“I think we need to have a US capability beyond the ISS to prepare for future activities right from the beginning,” Aldrin elaborated.
Currently the ISS partnership of the US, Russia, ESA, Japan and Canada has approved extending the operations of the International Space Station (ISS) until 2024. What comes after that is truly not known.
NASA is not planning for a follow-on space station in low Earth orbit at this time. The agency seems to prefer development of a commercial space station, perhaps with core modules from Bigelow Aerospace and/or other companies.
So that commercial space station will have to be designed, developed and launched by private companies. NASA and others would then lease space for research and other commercial activities and assorted endeavors on the commercial space station.
For example, Bigelow wants to dock their privately developed B330 habitable module at the ISS by 2020, following launch on a ULA Atlas V. And then spin it off as an independent space station when the ISS program ends – see my story.
Only China has firm plans for a national space station in the 2020’s. And the Chinese government has invited other nations to submit proposals. Russia’s ever changing space exploration plans may include a space station – but that remains to be actually funded and seen.
Regarding Mars, Aldrin has lectured widely and written books about his concept for “cycling pathways to occupy Mars,” he explained.
Watch this video of Apollo 11 moonwalker Buzz Aldrin speaking to Universe Today:
Video Caption: Buzz Aldrin at ‘Destination Mars’ Grand Opening at KSCVC. Apollo 11 moonwalker Buzz Aldrin talks to Universe Today/Ken Kremer during Q&A at ‘Destination Mars’ Holographic Exhibit Grand Opening ceremony at Kennedy Space Center Visitor Complex (KSCVC) in Florida on 9/18/16. Credit: Ken Kremer/kenkremer.com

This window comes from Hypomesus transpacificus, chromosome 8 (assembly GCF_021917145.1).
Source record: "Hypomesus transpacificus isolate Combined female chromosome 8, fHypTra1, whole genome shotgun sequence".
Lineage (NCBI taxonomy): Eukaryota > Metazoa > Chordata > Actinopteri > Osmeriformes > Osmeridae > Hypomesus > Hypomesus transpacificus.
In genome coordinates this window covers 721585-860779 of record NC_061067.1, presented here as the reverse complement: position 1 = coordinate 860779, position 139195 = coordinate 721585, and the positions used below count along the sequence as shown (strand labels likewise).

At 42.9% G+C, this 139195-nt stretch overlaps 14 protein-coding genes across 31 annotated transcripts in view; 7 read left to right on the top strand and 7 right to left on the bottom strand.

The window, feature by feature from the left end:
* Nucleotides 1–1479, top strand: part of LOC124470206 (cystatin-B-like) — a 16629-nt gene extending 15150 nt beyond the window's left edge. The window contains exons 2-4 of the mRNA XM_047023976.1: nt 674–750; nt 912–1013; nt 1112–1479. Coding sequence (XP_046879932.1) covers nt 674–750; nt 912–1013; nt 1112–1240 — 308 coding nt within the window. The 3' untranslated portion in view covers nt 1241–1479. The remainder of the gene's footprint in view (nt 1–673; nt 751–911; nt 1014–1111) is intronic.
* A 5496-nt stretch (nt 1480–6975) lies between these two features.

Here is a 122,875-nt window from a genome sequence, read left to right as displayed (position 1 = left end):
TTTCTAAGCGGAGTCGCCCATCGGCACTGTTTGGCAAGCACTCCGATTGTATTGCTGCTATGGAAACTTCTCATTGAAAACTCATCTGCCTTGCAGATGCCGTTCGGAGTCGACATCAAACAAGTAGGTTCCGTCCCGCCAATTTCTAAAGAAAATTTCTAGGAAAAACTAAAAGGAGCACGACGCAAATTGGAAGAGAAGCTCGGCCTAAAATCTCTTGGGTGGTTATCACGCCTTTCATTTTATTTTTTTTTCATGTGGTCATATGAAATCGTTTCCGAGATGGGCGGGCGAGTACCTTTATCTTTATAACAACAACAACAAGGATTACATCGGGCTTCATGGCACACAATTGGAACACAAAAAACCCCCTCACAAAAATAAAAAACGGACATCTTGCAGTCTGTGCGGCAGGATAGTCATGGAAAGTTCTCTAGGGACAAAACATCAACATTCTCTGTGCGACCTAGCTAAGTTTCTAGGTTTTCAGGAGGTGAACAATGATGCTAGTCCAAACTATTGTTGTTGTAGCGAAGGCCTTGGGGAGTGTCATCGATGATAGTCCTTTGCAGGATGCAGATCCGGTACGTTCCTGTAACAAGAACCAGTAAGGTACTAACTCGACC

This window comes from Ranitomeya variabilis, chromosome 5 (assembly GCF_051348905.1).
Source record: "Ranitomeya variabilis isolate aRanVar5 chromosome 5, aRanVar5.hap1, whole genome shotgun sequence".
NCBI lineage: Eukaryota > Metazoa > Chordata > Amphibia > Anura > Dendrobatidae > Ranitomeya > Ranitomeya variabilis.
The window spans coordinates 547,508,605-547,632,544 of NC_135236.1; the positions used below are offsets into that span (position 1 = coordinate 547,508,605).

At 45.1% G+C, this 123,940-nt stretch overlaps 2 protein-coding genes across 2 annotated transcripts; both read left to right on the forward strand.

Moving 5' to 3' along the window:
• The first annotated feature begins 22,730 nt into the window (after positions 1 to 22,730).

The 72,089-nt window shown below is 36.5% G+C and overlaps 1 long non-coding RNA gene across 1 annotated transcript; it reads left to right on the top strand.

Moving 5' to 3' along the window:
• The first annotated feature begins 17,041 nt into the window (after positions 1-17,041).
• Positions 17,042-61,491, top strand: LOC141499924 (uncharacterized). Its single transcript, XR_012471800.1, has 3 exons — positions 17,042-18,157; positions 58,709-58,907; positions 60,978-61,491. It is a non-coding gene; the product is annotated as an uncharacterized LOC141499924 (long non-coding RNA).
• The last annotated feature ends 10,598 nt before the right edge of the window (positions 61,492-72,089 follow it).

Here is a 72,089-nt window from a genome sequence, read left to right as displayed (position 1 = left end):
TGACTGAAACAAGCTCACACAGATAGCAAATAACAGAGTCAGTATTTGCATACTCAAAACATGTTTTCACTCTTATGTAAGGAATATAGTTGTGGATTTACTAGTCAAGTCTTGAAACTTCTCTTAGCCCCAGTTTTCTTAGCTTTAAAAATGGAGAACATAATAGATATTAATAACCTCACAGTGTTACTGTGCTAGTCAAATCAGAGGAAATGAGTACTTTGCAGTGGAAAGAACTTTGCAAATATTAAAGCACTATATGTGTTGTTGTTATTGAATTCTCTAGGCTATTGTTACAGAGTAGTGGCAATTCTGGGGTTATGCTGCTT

Here is a transcript:
Universe Today/Ken Kremer: Can you talk about the role of commercial space [in getting humans to Mars]. Elon Musk wants to try and send people to Mars, maybe even before NASA. What do you think?
Buzz Aldrin: “Well, being a transportation guy in space for humans – well commercial, what that brings to mind is tourism plus space travel.
And there are many many more things commercial that are done with products that can be fine tuned by exposure to microgravity. And we need to do that.”
“I think we need to have a US capability beyond the ISS to prepare for future activities right from the beginning.”
“And that’s why what has sort of fallen into place is the name for my plan for the future – which is ‘cycling pathways to occupy Mars.’”
“A cycler in low Earth orbit, one in lunar orbit, and one to take people to Mars.”
“And they are utilized in evolutionary fashion.”
Meanwhile, be sure to visit the absolutely spectacular “Destination Mars” holographic exhibit before it closes on New Year’s Day 2017 – because it is only showing at KSCVC.
You can get more information or book a visit to Kennedy Space Center Visitor Complex, by clicking on the website link:
Stay tuned here for Ken’s continuing Earth and planetary science and human spaceflight news.
The post Apollo 11 Moonwalker Buzz Aldrin Talks to Universe Today about ‘Destination Mars’ appeared first on Universe Today.
A bag that travelled to the Moon and back is at the heart of a legal dispute involving NASA and a woman named Nancy Carlson. Carlson currently owns the bag and obtained it legally. But NASA is in possession of the bag, and the US Attorney’s Office want…